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The Day a Comet Set the Earth on Fire: Scientists Find Evidence in Ancient Ice Cores
By Tim Radford
Think of it as the day a comet set the earth on fire. Researchers have evidence of widespread and devastating forest fires around half the world—a blaze to blot out the light of the sun—and all of it at a geological boundary called the Younger Dryas, 13,500 years ago.
The evidence, they say, supports the hypothesis that planet Earth sailed through a cloud of shattered cometary dust and stones, and the atmospheric violence that followed was enough to set light to accumulated forest timber, peat and grasses across the Americas, Europe and western Asia.
The conflagration triggered dramatic climate change and may have contributed not just to the decline of the mammoth and the mastodon and other Ice Age giants, but may have ended the Clovis civilization—which takes its name from the discovery of distinctive spearpoints in Clovis, New Mexico—of early North America.
The evidence comes in two papers in the Journal of Geology, which catalogue vast quantities of soot and ash, all of the same timeline, preserved in ice cores, ancient glaciers, lake beds, ocean muds and rock sediments.
Scientists also found evidence of ammonium, nitrate, acetate, oxalate and other aerosols linked to the combustion of plant material. The link between the fires across a whole hemisphere and cometary impact comes from separate finds at the same horizon, of melt glass, microscopic diamonds, platinum dust and other debris that could be explained by a smash hit from outer space.
The big impact theory of mass extinction is now almost 40 years old: in 1980, U.S. researchers found a telltale concentration of the element iridium—rare on Earth, more often found in asteroids—at the boundary of the Cretaceous and the Tertiary Periods 65 million years ago, and linked a giant impact to the end of the dinosaurs.
That there was a cosmic collision at the end of the Cretaceous is now widely accepted. Palaeontologists still argue about what actually killed the dinosaurs. But the planet is in a free-fire zone, and must have been hit many times by heavenly projectiles.
For years, researchers have tried to match the extinction of Ice Age megafauna—woolly mammoths in North America, oversized marsupials in Australia and so on—with either climate change, or the arrival of human hunters, or some agency from outer space.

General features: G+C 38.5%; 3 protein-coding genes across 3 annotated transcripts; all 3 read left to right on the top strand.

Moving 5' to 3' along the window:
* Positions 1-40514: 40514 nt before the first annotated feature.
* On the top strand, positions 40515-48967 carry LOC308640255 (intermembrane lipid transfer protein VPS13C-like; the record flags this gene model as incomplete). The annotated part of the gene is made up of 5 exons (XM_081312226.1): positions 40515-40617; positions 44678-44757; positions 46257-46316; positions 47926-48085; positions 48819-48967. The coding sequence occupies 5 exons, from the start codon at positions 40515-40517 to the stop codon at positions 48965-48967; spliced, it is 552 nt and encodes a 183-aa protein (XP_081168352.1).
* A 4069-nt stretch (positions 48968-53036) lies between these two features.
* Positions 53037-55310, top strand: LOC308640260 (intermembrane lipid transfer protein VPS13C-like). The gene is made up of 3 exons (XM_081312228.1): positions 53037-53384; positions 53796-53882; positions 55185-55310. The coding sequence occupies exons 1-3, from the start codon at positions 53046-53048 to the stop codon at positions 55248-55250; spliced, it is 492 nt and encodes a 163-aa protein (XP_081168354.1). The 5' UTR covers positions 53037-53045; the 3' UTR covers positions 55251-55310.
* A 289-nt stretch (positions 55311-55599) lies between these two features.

Evidence From Smoke
Now researchers think the discovery of smoke in ancient ice cores and other places must point to a smoking gun.
"The biomass burning was so extensive and voluminous—we have evidence of it over North America, South America, Western Europe and the western part of Asia—that it blocked out the sun, causing an impact winter, with profound effects on life on Earth, particularly large animals and humans," said James Kennett, a professor emeritus at the University of California Santa Barbara.
"The impact winter itself was also part of what triggered the Younger Dryas cooling in the Northern Hemisphere."
Arguments of this kind are closely linked to concern with climate change as a consequence of profligate combustion of fossil fuels by humankind, with a sharp build-up of greenhouse gases in the atmosphere to raise planetary temperatures with potentially calamitous consequences.
To make sense of what is happening now, climate scientists have for decades been carefully analying climate change in the past: none of it linked to human action, but most of it linked to carbon dioxide levels in the atmosphere.
To do this, they have carefully reconstructed climate history from evidence in the rocks, ice cores, marine sediments and lake beds—and then tried to identify the bygone agents of change.
And although the cometary impact theory has its supporters—and asteroids and comets have been adding to the earth's minerals throughout the last 4.5 billion years—the debate is likely to go on.
Palaeontologists and climate scientists continue to argue about the disappearance of the great Ice Age species, about the role of human hunter-gatherers in any mass extinction, and about the levels of damage any cosmic collision may have caused.
The latest studies add to the body of evidence: they tell a story of a blaze so vast and widespread it consumed almost one-tenth of the planet's biomass, over an area of 10 million square kilometers (approximately 3.9 million square miles), in a matter of weeks. It helps that a mix of corroborative testimony comes from a variety of sources.
"The ice cores are the most persuasive because they are so well dated," said Kennett. "What's more, they provide sound geochemical results that point to a large biomass burning event precisely coinciding with the Younger Dryas Boundary layer formed when this major comet impacted Earth."
Reposted with permission from our media associate Climate News Network.
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